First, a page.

Radiant beams shoot through this region's deep night, and we become aware of gigantic shadows which, rocking back and forth, close in on us and destroy everything within us except the pain of endless longing…pain, which, while consuming but not destroying love, hope, and joy, tries to burst our breasts with full-voiced harmonies of all the passions we live on...
A dozen years later Balzac put a vivid description of Beethoven’s Fifth into the mouth of a fictional composer, Paolo Gambara:
"Take the C-minor symphony by Beethoven, the musical mind is borne onward into Fancy’s realm on the golden wings of the theme in G-natural, repeated by the cornets in E. He sees a whole nature illuminated in turn by dazzling jets of light darkened by clouds of melancholy, inspired by heavenly strains…"
In his superb textbook, Counterpoint, composer Walter Piston avoids such verbal rhapsodies and sticks instead to nuts-and-bolts analyses of Beethoven’s workmanlike constructions, here a fragment of a violin melody from a string quartet:
This curve rises from its lowest tone A to the high point B-flat, reached in the fifth measure, and it comes to rest on the C-sharp, a note in the lower half of its range of a ninth. The curve is a "wavy" curve, having the lesser points F and G as it ascends, and again the F in the seventh measure.
In Serenade, James M. Cain’s novel noir about a bisexual opera singer, the singer and the captain of a tramp steamer sit up late at night arguing about who is the greater genius, Rossini or Beethoven. The captain favors Beethoven, but the singer will have none of it:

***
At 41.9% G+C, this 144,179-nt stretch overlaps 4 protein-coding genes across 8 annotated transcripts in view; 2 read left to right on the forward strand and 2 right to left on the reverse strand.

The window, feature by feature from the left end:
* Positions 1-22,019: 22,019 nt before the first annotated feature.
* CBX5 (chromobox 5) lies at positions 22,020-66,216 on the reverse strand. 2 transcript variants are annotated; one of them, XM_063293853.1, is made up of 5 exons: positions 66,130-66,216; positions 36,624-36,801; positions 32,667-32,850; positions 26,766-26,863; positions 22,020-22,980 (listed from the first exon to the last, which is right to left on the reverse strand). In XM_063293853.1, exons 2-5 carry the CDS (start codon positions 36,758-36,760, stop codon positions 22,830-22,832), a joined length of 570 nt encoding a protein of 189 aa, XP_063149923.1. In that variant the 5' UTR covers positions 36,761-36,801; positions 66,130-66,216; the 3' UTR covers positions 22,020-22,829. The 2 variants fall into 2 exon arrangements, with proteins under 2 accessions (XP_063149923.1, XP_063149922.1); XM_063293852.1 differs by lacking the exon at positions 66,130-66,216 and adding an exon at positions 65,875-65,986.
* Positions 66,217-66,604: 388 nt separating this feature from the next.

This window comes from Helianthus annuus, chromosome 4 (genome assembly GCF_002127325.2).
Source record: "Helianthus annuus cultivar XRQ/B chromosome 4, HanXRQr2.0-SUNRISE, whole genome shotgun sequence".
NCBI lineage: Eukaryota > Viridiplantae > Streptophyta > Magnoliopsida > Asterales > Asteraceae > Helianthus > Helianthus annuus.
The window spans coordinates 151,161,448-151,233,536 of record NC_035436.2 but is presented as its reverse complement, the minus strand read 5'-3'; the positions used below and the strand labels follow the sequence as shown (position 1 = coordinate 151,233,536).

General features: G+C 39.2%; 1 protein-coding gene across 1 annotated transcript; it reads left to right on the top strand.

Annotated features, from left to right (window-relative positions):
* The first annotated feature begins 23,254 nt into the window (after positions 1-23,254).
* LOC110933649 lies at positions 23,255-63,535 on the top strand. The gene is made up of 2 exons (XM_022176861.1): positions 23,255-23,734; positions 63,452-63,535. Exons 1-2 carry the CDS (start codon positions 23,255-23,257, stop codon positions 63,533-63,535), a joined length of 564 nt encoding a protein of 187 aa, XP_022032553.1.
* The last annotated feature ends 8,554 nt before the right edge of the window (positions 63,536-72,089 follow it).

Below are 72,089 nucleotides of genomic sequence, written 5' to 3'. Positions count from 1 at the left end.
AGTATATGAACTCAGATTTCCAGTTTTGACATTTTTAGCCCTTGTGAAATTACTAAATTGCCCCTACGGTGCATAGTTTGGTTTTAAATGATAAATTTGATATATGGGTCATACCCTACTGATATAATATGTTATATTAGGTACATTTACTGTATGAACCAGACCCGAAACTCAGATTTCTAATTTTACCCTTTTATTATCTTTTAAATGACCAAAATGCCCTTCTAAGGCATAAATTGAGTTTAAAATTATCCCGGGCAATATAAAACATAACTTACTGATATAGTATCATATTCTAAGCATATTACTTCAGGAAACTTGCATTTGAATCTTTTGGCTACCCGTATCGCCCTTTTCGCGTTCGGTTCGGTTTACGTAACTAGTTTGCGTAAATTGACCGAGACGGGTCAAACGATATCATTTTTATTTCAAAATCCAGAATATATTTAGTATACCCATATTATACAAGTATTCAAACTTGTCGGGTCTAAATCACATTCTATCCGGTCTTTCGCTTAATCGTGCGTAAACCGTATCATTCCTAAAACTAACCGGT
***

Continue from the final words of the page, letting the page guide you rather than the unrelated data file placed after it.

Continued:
"When you get to the overtures, Beethoven’s name is not at the top of the list and Rossini’s is…[Beethoven] didn’t have overtures in him. You know why? To write an overture, you’ve got to love the theater, and he didn’t….But Rossini loved the theater, and that’s why he could write an overture. He takes you into the theater — hell, you can even feel them getting into their seats, and smell the theater smell, and see the lights go up on the curtain. Who the hell told Beethoven he could treat that guy as somebody with an amusing talent..?"
Sitting rapt and bewildered at a Jimi Hendrix concert in 1967, I scribbled this in my notebook:
…total scream...end of everything...nothing louder exists, 2000 instruments...five tons of glass falling over a cliff and landing on dynamite…
— and in Ray Charles: Man and Music, I did my best to evoke of the sounds of a big band in full flight:
…wah-wah trombones, a muted trumpet burning through banked saxophones like a cigarette through silk, the guitar’s ching-ching chords locked in with the shush-snap of the drummer’s high-hat cymbal, the whole band building pulsing riffs to orgasmic climaxes.